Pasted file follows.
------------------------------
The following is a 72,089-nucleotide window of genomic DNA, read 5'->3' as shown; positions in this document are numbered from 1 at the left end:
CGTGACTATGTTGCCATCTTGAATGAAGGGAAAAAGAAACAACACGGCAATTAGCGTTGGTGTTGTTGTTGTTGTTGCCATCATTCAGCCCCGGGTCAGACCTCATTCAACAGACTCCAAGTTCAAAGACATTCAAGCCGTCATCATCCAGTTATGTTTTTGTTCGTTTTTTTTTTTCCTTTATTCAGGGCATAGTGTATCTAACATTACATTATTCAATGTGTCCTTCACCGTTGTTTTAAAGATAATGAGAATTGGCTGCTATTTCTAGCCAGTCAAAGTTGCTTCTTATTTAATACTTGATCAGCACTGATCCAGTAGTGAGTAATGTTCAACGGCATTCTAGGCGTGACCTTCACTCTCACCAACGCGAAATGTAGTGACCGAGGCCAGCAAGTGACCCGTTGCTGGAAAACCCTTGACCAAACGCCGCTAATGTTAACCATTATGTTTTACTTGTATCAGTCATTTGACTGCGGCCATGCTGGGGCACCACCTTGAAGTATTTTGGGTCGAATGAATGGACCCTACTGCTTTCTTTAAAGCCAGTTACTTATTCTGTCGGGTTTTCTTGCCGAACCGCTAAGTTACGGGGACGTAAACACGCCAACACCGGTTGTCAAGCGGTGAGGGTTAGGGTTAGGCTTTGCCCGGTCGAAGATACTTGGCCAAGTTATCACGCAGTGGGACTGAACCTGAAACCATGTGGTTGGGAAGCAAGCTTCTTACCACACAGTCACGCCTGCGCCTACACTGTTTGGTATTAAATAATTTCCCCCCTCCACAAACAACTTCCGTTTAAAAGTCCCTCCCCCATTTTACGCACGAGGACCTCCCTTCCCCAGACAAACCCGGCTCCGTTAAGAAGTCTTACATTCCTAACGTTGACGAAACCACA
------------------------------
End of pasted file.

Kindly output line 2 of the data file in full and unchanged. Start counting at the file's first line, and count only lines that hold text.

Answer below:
CGTGACTATGTTGCCATCTTGAATGAAGGGAAAAAGAAACAACACGGCAATTAGCGTTGGTGTTGTTGTTGTTGTTGCCATCATTCAGCCCCGGGTCAGACCTCATTCAACAGACTCCAAGTTCAAAGACATTCAAGCCGTCATCATCCAGTTATGTTTTTGTTCGTTTTTTTTTTTCCTTTATTCAGGGCATAGTGTATCTAACATTACATTATTCAATGTGTCCTTCACCGTTGTTTTAAAGATAATGAGAATTGGCTGCTATTTCTAGCCAGTCAAAGTTGCTTCTTATTTAATACTTGATCAGCACTGATCCAGTAGTGAGTAATGTTCAACGGCATTCTAGGCGTGACCTTCACTCTCACCAACGCGAAATGTAGTGACCGAGGCCAGCAAGTGACCCGTTGCTGGAAAACCCTTGACCAAACGCCGCTAATGTTAACCATTATGTTTTACTTGTATCAGTCATTTGACTGCGGCCATGCTGGGGCACCACCTTGAAGTATTTTGGGTCGAATGAATGGACCCTACTGCTTTCTTTAAAGCCAGTTACTTATTCTGTCGGGTTTTCTTGCCGAACCGCTAAGTTACGGGGACGTAAACACGCCAACACCGGTTGTCAAGCGGTGAGGGTTAGGGTTAGGCTTTGCCCGGTCGAAGATACTTGGCCAAGTTATCACGCAGTGGGACTGAACCTGAAACCATGTGGTTGGGAAGCAAGCTTCTTACCACACAGTCACGCCTGCGCCTACACTGTTTGGTATTAAATAATTTCCCCCCTCCACAAACAACTTCCGTTTAAAAGTCCCTCCCCCATTTTACGCACGAGGACCTCCCTTCCCCAGACAAACCCGGCTCCGTTAAGAAGTCTTACATTCCTAACGTTGACGAAACCACA